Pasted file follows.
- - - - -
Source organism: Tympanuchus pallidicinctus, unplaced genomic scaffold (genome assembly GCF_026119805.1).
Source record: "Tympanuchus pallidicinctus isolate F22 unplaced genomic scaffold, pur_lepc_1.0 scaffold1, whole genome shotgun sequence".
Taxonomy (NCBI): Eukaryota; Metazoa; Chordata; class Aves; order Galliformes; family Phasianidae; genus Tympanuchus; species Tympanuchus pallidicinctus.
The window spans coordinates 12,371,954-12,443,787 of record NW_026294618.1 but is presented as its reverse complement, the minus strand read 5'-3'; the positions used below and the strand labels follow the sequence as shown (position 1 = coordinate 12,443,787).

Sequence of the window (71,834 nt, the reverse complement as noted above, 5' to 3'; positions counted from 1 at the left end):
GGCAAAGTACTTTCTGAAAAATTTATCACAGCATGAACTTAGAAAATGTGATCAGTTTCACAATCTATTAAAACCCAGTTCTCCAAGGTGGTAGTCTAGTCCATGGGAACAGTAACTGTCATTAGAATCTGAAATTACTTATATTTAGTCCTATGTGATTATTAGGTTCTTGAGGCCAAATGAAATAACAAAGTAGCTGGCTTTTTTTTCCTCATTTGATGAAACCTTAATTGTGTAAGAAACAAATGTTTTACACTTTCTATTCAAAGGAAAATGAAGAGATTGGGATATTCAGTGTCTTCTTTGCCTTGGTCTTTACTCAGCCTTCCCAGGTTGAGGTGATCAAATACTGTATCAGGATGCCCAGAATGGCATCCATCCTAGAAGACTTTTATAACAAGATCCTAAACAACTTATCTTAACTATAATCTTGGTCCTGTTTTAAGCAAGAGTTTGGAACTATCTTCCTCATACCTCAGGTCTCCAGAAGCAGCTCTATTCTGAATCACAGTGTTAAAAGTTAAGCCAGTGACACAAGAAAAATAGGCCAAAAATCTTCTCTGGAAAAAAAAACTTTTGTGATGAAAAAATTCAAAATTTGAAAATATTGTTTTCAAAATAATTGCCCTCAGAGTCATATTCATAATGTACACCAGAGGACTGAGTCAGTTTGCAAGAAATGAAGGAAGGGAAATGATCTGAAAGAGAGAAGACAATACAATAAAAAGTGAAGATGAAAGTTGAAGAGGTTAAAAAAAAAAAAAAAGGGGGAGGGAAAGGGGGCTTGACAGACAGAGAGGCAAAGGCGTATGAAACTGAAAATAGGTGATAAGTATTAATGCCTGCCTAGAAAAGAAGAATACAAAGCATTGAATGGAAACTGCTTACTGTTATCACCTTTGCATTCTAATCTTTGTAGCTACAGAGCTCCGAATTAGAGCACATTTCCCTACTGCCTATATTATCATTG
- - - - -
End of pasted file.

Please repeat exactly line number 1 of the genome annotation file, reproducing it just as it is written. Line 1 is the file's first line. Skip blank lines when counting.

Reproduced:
Source organism: Tympanuchus pallidicinctus, unplaced genomic scaffold (genome assembly GCF_026119805.1).